Two years ago, I went off-the-grid to Central America and for awhile, folks didn’t hear from me. About the same time last year, I went to Nevada (see Going Off the Grid for a Human Touch), and got caught up in the wonder of my newborn grandson. Well, I’ve done it again and gone off-the-grid for a few weeks in Mexico. Like my adventure in Central America, local cell service existed if you could speak Spanish. Internet is spotty but available … in-between frequent brownouts. My cell phone didn’t have international access and I chose not to rent one locally (because I’m cheap and who would I call in Mexico). When I did find a working Wi-Fi signal, my laptop had issues speaking the same digital lingo. It might have been the dozen rum drinks I had trying to make it work, but I decided the purpose of my visit was to regale in the splendor of unspoiled sandy beaches and turquoise waters (I took that right off the tourist brochure).
A few days passed before withdrawal symptoms set in. Fingers twitched involuntarily, as if searching for something to type. Fitful nights, separated from emergency calls in case something happened to my daughter or if my house burned down. What about all the unanswered email? Will social media followers drop me? Did Tyrion Lannister survive his harrowing boat journey with the scheming eunuch?
All very silly of course, and after a week, the need to feed my media addiction faded. Archived memories of a time when RF signals didn’t typhoon through our body organs like electron poltergeists, had me sigh with longing. Absent the perpetual distraction of media input, my senses had room to feel the silence of where I was. Story plots found pen and paper, like the old days. Still, I knew it was temporary, and I’d be back in the grid soon.
Let’s face it, many of us go ape-shit when cell signal is lost, bang keyboards when the internet goes down. Adolescents enter that special cranky state when cable or satellite goes blank with, “no signal available,” and how does anyone make it through the day without texting?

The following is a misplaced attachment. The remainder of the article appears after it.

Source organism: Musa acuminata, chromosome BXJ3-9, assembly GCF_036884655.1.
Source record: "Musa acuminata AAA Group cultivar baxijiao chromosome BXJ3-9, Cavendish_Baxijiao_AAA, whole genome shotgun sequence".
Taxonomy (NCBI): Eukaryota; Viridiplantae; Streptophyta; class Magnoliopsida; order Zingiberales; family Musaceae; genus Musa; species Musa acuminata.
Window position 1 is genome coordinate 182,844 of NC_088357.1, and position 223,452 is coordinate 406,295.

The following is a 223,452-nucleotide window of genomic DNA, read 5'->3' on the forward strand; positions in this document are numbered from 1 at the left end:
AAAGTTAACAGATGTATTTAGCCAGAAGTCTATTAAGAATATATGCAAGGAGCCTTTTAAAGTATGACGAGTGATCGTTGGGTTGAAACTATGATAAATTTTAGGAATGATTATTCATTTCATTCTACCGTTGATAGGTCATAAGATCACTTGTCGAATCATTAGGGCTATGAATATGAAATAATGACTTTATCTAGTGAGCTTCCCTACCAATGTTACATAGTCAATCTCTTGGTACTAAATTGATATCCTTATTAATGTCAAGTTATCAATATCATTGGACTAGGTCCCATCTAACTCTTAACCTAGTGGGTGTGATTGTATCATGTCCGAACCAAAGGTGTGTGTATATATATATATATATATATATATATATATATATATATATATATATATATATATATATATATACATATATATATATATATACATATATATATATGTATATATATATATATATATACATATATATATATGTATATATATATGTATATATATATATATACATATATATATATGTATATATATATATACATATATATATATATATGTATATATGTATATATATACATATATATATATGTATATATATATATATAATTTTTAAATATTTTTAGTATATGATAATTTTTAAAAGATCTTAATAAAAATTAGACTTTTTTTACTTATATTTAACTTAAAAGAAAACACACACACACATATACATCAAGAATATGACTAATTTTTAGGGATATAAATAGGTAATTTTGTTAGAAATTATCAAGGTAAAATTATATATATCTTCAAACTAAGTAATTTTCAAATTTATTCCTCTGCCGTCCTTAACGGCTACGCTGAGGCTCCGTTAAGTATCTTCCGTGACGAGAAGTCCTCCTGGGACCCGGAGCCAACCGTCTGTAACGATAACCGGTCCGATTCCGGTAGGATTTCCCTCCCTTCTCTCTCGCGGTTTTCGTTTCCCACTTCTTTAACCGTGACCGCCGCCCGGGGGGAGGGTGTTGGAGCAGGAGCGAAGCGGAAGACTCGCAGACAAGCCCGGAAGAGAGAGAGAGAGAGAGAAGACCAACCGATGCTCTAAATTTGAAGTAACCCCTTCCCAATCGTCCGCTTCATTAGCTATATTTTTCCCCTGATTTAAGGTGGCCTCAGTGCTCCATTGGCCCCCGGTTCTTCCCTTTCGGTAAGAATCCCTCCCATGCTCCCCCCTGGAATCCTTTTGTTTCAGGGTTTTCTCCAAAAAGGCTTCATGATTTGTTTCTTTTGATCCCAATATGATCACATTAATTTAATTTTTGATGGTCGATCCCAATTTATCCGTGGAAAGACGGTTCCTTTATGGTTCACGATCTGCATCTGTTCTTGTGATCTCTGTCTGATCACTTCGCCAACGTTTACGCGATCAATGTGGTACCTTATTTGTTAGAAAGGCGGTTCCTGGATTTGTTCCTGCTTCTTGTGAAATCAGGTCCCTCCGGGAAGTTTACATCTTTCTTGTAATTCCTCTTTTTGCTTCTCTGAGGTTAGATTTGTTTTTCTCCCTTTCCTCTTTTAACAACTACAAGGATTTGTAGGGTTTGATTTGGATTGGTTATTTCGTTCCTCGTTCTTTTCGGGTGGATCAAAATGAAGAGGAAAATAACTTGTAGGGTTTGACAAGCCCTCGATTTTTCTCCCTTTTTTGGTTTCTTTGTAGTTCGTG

I grew up in a time of rotary telephones that only needed five numbers to dial (who remembers dialing “two“, and getting the party line). Making calls in a remote hamlet of New Hampshire required operator assistance. It was the age of letters … you know, that form of communication that required penmanship, paper, and pen. Mail didn’t zip electronically through servers, real humans with the Postal Service walked neighborhoods to deliver it. GPS back then was a compass and map. Getting lost meant really lost, signal fire or message-in-a-bottle lost. Complete loss of communication fifty years ago would have been limited to radio, phone, and three channels of television, and even then, a fearful thing.
It had me wondering. What if going off the grid became like S.M. Stirling’s “Dies the Fire“, first in his Emberverse Series where the power goes out, permanently. Makes good dystopian story fodder, or even a better sci-fi plot, where the space ship is power dead, no way to signal, let anyone know I’m stranded … before the oxygen runs out … write my last will and testament on the cargo bay wall with a shipping marker. This is what happens when I’m left to the elements too long.
To be truthful, going off-the-grid is invigorating, even if we know we’ll be back after a few messages from our sponsors. It returned me to a time when it was routine to read for hours on end. Sounds like a cheesy line from an eighties Disney movie, but I listened to the wind. Can’t get that when sounds of civilization and the infernal message chime on my smart phone, compete for auditory reception. My head cleared of twenty-first century chaff and ideas flew on a simple pad of paper. Got this great idea for a new story where aliens save humanity from the edge of extinction. Don’t ask me how crashing beach waves nurtured the story line. Maybe it’s the rare moment where my cranial closet is cleaned out and searching for new stuff to clutter it.
Everyone should go off-the-grid now and then. It clears the head, provided you avoid too many rum drinks.
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